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Prof. YAO Yang: “How do we make sense of China’s economic achievements over the past few decades?”

Expert background: Prof. Dr. YAO Yang (姚洋) – one of China’s leading economists

Prof. YAO Yang is Liberal Arts Chair Professor at the China Center for Economic Research (CCER) and the National School of Development (NSD), Peking University. He currently serves as the director of CCER, the dean of NSD, the executive dean of the ISSCAD, and the editor of CCER’s house journal China Economic Quarterly. He also serves as the chairman of China Economic Annual Meetings and chairman of the Foundation of Modern Economics. He is a member of China Economist 50 Forum. His research interests include economic transition and development in China.


CMG: Professor YAO, in your book “The Meaning of Economics” (经济学的意义) published last year, you reflect about where your discipline should put more attention.

Yes. In the book I argue that it is particularly important to better understand China’s political economy. China’s economy is closely intertwined with politics. Many international scholars view China’s system as unlikely to be successful in the long term. But how do we make sense of China’s economic achievements over the past few decades? I believe it should be Chinese economists who should respond to this issue.


Are they not?

Well, there has been a notable improvement in the quality of research produced by Chinese-born scholars in the international academic community. However, in these articles, there are only very few topics actually set by the Chinese themselves. So, one of the most important issues is how Chinese economists can learn to set their own topics. Without your own topics, you can’t have your own economics, you can only run after others. China is a big country with its own set of problems. The research methods of economics are not confined by nationality, but the problems certainly are. We therefore need to be more ambitious here.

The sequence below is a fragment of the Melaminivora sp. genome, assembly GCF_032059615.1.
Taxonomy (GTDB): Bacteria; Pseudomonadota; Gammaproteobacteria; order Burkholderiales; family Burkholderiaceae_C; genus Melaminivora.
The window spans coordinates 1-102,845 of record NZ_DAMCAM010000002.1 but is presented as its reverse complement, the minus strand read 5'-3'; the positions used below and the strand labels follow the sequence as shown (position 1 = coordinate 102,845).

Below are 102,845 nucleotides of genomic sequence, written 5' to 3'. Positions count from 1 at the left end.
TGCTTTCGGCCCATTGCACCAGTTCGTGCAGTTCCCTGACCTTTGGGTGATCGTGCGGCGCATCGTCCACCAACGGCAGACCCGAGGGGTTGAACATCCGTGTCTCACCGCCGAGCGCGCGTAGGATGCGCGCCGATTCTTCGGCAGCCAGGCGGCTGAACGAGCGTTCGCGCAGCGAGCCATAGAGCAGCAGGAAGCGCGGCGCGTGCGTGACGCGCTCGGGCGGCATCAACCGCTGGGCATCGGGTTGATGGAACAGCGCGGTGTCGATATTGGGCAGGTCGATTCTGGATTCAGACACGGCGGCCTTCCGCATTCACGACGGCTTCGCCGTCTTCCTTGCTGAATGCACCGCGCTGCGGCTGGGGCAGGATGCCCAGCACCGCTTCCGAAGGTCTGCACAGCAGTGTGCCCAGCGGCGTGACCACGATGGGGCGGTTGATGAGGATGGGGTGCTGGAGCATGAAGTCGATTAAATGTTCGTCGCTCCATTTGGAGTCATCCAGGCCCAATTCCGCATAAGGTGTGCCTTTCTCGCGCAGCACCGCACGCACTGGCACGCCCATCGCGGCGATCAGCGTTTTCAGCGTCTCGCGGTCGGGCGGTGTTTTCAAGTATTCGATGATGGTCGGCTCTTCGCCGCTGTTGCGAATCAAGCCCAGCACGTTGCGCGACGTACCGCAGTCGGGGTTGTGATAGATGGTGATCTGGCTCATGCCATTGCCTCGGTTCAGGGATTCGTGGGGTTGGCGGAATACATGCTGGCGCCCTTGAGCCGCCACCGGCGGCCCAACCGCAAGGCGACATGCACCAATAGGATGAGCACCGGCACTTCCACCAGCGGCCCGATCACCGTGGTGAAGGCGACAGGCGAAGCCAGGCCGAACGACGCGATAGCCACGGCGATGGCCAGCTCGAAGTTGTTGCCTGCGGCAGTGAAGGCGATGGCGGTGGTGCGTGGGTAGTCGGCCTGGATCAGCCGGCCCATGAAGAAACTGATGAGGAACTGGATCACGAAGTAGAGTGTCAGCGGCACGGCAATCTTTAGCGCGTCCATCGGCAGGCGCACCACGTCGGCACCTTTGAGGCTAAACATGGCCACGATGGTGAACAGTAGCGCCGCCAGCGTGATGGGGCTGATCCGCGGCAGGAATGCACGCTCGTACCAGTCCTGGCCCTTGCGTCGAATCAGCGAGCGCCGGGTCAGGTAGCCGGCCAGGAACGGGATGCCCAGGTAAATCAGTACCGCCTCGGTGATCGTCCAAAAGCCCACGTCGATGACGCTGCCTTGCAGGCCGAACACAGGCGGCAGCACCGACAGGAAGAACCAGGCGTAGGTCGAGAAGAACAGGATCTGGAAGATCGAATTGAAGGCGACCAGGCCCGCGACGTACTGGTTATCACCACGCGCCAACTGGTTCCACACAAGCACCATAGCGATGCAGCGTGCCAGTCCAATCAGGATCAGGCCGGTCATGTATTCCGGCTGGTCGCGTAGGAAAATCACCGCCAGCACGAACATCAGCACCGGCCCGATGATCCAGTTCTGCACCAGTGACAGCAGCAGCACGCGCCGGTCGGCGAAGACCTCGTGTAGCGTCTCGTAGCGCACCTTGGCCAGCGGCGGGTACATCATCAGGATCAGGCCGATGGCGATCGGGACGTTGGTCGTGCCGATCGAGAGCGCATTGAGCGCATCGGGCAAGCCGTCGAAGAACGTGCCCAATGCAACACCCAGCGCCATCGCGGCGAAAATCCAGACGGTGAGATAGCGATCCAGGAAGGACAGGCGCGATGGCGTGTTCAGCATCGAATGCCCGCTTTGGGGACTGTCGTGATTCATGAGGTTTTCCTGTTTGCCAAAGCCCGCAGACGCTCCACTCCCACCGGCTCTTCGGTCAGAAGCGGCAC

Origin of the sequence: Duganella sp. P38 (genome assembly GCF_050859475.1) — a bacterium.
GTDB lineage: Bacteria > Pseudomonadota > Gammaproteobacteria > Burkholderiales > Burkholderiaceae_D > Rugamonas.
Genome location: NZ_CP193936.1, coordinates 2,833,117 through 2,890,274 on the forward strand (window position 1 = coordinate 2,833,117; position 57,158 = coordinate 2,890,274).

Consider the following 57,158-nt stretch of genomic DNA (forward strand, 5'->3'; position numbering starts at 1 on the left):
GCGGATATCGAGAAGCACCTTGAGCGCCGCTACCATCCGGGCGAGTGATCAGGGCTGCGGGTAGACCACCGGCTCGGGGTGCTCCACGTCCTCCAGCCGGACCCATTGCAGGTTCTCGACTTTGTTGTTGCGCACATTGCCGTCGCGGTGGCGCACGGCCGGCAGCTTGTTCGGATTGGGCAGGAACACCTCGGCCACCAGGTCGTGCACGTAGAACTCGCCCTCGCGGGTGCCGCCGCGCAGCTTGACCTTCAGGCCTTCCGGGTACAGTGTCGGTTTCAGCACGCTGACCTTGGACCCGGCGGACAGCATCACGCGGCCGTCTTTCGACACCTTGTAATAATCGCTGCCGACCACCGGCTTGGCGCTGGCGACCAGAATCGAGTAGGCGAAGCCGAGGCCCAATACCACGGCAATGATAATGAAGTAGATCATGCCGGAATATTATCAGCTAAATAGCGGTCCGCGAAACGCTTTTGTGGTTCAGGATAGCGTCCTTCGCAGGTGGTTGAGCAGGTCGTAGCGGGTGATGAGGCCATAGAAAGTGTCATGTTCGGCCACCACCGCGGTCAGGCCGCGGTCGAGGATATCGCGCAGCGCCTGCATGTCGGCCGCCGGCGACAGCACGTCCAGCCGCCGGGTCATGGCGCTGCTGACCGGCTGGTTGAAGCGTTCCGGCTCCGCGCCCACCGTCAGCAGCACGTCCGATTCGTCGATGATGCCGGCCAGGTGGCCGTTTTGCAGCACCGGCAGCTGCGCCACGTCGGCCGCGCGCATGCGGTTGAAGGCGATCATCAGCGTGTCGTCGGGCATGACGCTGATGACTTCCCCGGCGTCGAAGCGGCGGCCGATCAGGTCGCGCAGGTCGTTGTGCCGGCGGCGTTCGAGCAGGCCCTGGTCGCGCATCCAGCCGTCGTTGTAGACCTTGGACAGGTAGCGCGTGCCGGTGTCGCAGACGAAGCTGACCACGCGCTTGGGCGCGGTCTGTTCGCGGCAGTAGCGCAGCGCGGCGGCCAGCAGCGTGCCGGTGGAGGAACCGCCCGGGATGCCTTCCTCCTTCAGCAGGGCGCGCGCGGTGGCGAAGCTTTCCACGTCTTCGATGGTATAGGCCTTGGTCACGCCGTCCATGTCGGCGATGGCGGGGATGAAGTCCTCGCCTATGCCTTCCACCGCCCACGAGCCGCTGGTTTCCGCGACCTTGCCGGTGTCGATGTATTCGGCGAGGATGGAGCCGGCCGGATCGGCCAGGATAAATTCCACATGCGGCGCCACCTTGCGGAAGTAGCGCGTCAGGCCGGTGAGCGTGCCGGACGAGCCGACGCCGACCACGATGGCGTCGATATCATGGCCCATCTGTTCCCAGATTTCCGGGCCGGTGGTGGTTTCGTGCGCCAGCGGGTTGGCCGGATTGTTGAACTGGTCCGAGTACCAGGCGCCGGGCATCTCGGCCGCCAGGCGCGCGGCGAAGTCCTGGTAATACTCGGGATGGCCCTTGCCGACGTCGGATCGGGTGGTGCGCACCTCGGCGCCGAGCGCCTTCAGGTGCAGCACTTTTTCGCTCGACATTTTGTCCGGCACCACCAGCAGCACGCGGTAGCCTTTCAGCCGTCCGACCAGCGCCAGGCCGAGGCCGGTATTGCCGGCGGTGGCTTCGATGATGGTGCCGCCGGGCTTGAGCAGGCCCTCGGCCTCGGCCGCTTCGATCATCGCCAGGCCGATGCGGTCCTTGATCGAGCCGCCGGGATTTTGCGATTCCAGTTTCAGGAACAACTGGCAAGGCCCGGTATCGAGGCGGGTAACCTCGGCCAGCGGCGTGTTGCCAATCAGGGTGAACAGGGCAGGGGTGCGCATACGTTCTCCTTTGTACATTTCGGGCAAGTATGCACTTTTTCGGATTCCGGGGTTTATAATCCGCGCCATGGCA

What makes the study of political economics in China so relevant?

In China, for instance, the central bank is under government control, and decisions must consider comprehensive factors beyond just economic and financial issues. This is distinctly different than in other political economies.


But the situation is even more complex, involving not only the central government but also local governments. In China, local governments act as financial accelerators because they have strong lending capacity and can thus facilitate new business ventures more easily. They are very peculiar entities in China’s political economy, and their expansion and contraction have a significant impact on China’s macroeconomics and are thus worth studying.


Another type of organization that is very prevalent in China are the state-owned enterprises (SOEs) that also function as financial accelerators.


So, China’s macroeconomic operation is very unique and fundamentally a political economy issue.


Editorial note: This interview draws in part on the English translation of Chapter 8 of YAO Yang’s 2023 book “The Meaning of Economics” (经济学的意义) provided by David Cowhig and has been personally authorized by YAO Yang.


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